In their defense, they said they had not subjected the work to strict budget oversight because it did not, in their view, fit the system's definition of a capital project. And at the time the project began, they argued, system rules stated that reporting costs between $250,000 and $1 million to Vivona was optional, not mandatory.

The 1926 mansion, in Baltimore's Guilford neighborhood, remains vacant, with interim President Dan Jones having chosen not to move in. Towson officials said there are no plans to sell the house, which might be used for university parties in the fall and which will be available for the next president, who is to be named by January.

"We check on it every day," said Towson spokeswoman Susanna Craine.

The system's Board of Regents approved the $850,000 purchase of the house last summer after Towson officials said the residence, five miles from the Towson campus, was in "excellent condition" and would need little work. Perkins has said the house was picked out by other Towson officials, but regent sources have said he was heavily involved in the selection.

Loss of faith

In March, the Sun reported that Towson had spent, by its own count, about $600,000 upgrading the house - including expenses of $25,000 for a plasma-screen television and $80,000 for an elevator. Towson officials said the spending was needed to prepare the house for events attended by potential donors.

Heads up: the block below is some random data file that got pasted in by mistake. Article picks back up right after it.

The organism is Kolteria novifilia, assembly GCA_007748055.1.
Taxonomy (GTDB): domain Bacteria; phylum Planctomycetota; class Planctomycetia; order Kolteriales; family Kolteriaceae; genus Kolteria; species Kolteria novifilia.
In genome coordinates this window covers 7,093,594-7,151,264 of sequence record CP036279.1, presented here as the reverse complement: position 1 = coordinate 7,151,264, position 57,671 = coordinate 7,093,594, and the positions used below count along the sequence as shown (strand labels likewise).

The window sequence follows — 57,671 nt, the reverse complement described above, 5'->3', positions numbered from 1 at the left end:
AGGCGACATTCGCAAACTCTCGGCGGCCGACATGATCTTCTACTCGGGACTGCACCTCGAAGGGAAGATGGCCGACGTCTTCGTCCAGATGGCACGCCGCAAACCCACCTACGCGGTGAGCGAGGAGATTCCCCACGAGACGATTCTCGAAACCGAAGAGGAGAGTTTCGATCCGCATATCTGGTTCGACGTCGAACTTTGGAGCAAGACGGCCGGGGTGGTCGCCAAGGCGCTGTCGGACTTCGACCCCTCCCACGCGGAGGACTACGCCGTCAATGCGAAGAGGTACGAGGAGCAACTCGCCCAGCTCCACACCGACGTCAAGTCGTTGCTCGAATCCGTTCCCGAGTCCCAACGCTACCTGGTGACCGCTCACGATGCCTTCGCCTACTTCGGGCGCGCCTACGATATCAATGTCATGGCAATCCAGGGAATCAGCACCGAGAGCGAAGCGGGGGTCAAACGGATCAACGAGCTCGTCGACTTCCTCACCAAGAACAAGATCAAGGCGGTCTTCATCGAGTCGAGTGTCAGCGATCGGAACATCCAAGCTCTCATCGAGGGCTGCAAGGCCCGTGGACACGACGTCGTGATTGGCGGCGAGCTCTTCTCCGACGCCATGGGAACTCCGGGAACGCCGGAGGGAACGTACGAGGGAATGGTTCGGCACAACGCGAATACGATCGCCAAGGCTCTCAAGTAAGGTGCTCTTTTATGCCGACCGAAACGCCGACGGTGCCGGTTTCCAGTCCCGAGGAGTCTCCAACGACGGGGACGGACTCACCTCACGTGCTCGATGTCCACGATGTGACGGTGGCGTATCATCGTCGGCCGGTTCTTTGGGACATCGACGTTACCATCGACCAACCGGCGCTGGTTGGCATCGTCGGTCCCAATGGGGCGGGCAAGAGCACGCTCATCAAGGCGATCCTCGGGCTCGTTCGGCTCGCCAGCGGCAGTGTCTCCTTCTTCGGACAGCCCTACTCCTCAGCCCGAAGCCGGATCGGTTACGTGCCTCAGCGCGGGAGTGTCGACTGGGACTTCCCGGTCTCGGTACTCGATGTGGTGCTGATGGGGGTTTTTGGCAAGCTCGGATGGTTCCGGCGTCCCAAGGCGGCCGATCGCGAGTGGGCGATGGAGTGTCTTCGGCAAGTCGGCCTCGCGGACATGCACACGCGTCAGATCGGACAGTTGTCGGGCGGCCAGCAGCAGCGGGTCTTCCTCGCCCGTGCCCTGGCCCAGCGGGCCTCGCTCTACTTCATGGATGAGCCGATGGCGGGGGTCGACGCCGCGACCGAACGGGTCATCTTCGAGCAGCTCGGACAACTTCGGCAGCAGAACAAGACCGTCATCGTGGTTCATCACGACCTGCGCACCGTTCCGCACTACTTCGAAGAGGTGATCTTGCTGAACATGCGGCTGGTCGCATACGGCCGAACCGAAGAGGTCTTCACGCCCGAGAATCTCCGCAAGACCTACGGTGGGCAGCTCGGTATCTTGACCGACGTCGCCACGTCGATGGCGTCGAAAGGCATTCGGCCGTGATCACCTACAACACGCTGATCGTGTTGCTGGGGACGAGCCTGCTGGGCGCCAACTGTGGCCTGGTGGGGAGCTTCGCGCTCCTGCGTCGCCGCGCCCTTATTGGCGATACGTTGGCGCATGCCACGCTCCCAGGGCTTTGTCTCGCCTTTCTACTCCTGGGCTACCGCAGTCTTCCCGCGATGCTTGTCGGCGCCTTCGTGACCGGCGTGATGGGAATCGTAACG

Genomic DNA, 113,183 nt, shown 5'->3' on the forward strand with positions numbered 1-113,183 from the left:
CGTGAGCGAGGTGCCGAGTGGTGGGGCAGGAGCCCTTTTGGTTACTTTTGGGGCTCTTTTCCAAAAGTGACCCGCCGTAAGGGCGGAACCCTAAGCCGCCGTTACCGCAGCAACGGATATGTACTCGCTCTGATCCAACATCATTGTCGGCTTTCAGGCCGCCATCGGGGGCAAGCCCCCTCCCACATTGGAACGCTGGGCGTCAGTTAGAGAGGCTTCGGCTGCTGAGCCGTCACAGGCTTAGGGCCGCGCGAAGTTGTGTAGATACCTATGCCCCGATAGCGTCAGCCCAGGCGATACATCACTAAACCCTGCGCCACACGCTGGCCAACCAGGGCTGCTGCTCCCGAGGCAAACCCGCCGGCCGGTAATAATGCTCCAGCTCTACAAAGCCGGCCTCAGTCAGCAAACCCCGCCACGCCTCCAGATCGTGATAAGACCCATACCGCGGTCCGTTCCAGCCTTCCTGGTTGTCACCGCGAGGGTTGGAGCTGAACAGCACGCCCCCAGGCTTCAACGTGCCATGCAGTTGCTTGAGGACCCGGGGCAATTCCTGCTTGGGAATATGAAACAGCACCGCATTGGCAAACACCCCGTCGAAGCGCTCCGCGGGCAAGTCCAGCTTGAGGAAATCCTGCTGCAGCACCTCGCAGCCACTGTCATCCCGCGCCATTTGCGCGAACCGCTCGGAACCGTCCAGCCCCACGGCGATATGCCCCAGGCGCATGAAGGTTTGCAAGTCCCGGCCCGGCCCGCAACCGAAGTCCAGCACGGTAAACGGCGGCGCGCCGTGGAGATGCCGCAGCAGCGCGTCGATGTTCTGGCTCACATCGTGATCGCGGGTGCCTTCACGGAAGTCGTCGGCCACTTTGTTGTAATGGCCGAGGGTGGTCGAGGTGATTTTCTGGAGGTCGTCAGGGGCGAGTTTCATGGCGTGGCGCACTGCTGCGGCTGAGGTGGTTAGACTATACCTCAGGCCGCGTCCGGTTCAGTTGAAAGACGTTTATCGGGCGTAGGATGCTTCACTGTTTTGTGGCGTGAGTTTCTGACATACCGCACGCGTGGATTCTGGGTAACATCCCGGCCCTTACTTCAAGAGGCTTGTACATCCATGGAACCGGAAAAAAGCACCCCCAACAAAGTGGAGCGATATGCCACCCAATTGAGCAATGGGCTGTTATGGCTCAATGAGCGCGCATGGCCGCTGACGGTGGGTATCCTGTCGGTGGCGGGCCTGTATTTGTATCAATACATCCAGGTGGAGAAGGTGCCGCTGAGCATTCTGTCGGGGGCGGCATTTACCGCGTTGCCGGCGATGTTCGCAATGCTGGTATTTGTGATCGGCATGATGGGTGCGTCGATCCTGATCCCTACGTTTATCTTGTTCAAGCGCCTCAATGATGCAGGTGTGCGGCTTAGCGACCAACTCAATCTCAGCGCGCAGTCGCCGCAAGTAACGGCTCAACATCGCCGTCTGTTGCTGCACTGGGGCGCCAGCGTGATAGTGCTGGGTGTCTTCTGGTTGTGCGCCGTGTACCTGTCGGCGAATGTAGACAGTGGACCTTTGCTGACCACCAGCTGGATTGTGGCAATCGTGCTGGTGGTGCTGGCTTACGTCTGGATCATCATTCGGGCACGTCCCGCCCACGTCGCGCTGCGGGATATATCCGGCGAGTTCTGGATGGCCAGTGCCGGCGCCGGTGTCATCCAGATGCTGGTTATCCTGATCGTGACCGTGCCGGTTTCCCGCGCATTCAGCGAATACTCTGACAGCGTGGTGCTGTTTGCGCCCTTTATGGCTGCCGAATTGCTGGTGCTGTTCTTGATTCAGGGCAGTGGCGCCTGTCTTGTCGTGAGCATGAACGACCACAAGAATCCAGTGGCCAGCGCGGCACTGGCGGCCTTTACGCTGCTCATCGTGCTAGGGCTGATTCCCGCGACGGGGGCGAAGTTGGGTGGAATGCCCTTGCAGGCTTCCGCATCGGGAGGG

The newspaper report prompted university system officials to investigate the spending. Vivona's initial inquiry of Towson officials confirmed the $600,000 tally, but after regents voted March 14 to conduct a full audit, Perkins requested a meeting with Vivona and told him that the costs had run to more than $800,000.

At the time of Perkins' resignation, several regents pointed to this sudden change in Towson's estimate of the renovation cost as a reason why they had lost faith in Perkins. They also said they were troubled by the fact that he had never mentioned to them his need for a handicapped-access bedroom for an elderly relative, which Perkins later said was the reason he installed an elevator.

The audit report suggests that the overruns were a product partly of the house's unsuitability for its intended use, as Perkins implied in his resignation letter. A heating and air conditioning overhaul cost $59,289 because the existing units on the first floor didn't work; interior painting cost $62,300 because plaster needed repairing after wall coverings were removed; and it cost $6,750 to widen the driveway to make room for catering vehicles.

Fancy touches

At the same time, the audit indicates that overruns were also the result of Perkins' apparent demand for deluxe features. Bathroom renovations cost nearly $50,000 - in part, Towson sources say, because Perkins twice asked that the tiles be redone, voicing objections to the colors. The carpeting, including Persian rugs, cost $73,663.

Regents and system officials declined to comment on the audit yesterday, saying that the report spoke for itself. "It's pretty clear," said system spokesman Chris Hart. "It says it all."